I received a very precious Mother’s Day gift — one that touched my heart.
One of my daughters’ commissioned (probably badgered her) a friend/artist/former teacher to create a painting for me. It didn’t include a bowl of fruit or a cherished oak tree but a memory from my childhood. She gathered photos of me as a little girl and the place special to me and her friend turned it into a wall hanging I now cherish.
Keep in mind, this daughter impishly smiles and reminds her sisters and brother she is the favorite — always thinking about brownie points!
A fond memory of mine is going to “the station,” as it was affectionately called by my family, with my dad. He would buy me a bottle of Coca-Cola and a Hershey candy bar — sometimes he even gave me 15 cents to buy it myself — and I would sit outside on the steps of the St. Helena Store. My dad would go in the back of the store to talk to the owner, Ted Bonertz, maybe play one (or two or three) games of Sheephead or even have a shot or two of whatever bottle was open that day.
Well, I was supposed to sit and behave. That was the deal. If I went with Dad, I had to sit and wait until he was done with whatever it was grownups do in the back of the station.
Of course, there was work going on back there. Ted fixed tires and probably other stuff I was too young to know about. In the front, he operated one of the first convenience stores in Cedar County. There were other owners before him and a couple followed, but he is the one I remember fondly.
Along with pop and candy bars, there were fruit and vegetables, sugar, flour, breakfast cereal, bread, condiments, cold meat, pencils, pens, lined paper, cigarettes, beer and liquor — all the basic necessities of life. He also pumped gas and offered air for low tires. If you needed it, Ted could probably get it. I can still remember the discolored dark wooden planks on the floor and the sawdust Ted would spread so the dirt was easier to sweep up.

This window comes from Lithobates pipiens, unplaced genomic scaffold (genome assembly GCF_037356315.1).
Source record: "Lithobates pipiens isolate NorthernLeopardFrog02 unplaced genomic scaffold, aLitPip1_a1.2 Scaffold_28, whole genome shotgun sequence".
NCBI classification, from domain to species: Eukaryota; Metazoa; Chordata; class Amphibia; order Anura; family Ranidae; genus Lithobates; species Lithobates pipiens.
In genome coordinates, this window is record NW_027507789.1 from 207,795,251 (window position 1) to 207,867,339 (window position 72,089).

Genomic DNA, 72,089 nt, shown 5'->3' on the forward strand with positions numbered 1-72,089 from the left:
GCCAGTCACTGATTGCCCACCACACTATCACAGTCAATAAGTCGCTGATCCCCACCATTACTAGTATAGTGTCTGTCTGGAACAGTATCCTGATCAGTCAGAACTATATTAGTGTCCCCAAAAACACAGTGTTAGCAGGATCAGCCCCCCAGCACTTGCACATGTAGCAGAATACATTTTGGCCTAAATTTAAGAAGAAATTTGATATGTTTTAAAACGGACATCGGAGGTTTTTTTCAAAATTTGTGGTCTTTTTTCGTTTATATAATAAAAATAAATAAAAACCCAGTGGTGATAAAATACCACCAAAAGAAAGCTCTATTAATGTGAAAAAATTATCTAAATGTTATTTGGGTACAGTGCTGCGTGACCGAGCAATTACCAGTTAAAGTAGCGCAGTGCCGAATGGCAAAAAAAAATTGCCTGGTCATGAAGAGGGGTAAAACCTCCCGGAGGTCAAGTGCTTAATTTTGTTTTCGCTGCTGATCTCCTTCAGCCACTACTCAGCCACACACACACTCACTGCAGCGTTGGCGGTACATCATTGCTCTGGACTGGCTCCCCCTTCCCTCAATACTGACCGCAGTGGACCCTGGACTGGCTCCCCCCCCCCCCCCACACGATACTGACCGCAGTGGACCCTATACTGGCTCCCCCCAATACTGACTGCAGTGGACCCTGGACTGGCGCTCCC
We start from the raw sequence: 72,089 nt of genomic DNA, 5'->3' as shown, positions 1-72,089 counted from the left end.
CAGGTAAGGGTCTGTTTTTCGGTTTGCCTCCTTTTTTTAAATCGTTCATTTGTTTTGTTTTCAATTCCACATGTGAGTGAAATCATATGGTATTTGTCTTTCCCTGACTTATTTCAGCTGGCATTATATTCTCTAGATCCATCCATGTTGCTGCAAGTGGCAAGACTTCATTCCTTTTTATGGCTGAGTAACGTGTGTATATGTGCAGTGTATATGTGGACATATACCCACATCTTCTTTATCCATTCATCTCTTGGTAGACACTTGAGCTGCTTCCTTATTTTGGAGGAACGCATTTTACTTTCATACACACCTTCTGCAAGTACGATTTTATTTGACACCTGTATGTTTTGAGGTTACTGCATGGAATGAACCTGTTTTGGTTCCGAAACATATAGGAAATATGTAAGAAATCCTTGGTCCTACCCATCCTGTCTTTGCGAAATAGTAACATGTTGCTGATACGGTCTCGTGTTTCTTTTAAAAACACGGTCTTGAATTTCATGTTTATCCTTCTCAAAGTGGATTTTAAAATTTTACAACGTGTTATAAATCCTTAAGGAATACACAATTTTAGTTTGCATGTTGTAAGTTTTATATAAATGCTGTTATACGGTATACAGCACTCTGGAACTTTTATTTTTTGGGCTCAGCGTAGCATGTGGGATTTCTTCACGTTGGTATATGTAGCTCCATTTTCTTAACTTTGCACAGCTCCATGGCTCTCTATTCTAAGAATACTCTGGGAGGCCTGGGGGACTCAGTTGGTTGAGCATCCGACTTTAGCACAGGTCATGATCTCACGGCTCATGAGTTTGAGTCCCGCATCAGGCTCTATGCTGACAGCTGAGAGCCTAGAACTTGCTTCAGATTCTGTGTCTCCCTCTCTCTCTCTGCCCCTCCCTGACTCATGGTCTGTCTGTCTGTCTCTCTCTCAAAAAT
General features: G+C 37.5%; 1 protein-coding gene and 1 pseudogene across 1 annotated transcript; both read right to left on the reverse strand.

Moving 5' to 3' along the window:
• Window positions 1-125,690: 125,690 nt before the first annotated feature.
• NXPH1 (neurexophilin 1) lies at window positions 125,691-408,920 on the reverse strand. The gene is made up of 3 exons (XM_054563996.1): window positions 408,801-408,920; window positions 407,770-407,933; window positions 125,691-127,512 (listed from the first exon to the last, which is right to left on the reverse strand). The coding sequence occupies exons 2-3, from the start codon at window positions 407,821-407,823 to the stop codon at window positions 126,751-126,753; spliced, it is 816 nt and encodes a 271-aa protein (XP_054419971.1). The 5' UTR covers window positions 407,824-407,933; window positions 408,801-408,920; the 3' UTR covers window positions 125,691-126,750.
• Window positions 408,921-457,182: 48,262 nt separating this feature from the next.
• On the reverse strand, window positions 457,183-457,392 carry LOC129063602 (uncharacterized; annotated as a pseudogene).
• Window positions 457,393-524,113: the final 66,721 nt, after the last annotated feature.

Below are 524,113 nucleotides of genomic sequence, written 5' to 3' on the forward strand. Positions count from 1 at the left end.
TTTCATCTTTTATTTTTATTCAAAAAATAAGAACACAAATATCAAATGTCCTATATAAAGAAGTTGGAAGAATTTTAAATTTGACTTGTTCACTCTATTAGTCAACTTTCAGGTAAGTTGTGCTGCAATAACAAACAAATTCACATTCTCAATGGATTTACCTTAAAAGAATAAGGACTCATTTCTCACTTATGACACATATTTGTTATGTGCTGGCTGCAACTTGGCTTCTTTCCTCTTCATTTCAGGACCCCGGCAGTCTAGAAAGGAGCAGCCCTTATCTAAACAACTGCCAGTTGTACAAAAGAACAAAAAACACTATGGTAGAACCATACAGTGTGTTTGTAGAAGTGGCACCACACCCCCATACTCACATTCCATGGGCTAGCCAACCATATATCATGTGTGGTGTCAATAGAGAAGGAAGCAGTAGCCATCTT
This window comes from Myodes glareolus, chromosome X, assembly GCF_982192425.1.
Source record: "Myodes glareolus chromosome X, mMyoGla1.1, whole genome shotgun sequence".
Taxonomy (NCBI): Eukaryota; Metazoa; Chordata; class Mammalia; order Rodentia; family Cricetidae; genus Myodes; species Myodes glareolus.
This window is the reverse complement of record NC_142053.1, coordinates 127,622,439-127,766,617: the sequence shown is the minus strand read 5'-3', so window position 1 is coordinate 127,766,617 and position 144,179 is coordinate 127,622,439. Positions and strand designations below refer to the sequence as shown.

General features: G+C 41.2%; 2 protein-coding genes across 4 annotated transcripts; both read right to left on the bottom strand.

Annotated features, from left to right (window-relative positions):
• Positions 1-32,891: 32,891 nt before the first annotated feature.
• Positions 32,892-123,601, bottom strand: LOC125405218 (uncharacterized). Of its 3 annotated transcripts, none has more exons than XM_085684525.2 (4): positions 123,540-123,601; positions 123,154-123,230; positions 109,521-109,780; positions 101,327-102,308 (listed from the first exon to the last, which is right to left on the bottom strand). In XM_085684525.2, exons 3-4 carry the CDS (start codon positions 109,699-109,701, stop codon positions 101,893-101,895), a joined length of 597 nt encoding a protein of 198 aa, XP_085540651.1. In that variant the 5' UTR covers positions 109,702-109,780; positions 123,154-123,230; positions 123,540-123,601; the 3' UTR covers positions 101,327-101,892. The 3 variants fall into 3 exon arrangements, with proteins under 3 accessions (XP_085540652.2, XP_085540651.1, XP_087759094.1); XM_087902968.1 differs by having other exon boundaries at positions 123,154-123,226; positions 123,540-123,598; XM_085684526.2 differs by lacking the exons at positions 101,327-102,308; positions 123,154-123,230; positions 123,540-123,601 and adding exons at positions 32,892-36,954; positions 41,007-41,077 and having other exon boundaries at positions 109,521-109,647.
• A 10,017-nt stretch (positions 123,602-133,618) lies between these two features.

So the painting artfully done includes a Mini-Linda sitting on the front step with a bottle of Coke and a candy bar — priceless. The big difference in the painting is it is of a photo taken now. My daughter didn’t realize that, over the years, there was an addition to the building for an on/off sale bar area. But this is minor in comparison to the feelings the familiar scene evokes.
Outside, it was not nearly so clean and neat either. Tires of all shapes and sizes, bad tires, new tires, tires needing to be fixed, lined the buildings. Oil and grease and tools and iron covered the ground — it was a place where hard work was done.
Still, the rendition is excellent and I want to call my dad and tell him about the painting. But I can’t. I wish I could show it to Teddy, as he was called, but he’s gone, too. They would get a big laugh and then the storytelling would begin.
The two would talk about baseball or Homewood Park or the parish priest, Rev. Halemba, or the sad state of the world. Then they would have another shot or play another hand of Sheephead, and hoot and holler when one beat the other or even better, set them. Such a simple time …
When my granddaughter showed me the painting, I held my breath — was this for me? So many memories came flooding back and I am grateful for all of them. Good times, great places and special people — memories of a village that raised me.
But now, sadly, this small town business is closed. It has gone by the wayside as many small businesses in rural Nebraska do. I’m sad for all the memories which will be lost — sad for St. Helena and the surrounding rural community.
My melancholy is showing. I’m getting older. Who am I kidding? I am old! But with my age has come some wisdom, I think. I’m not sure progress is not always a good thing. Would that we could mix new in with the old? Mix simple pleasures with new? Maybe … someday.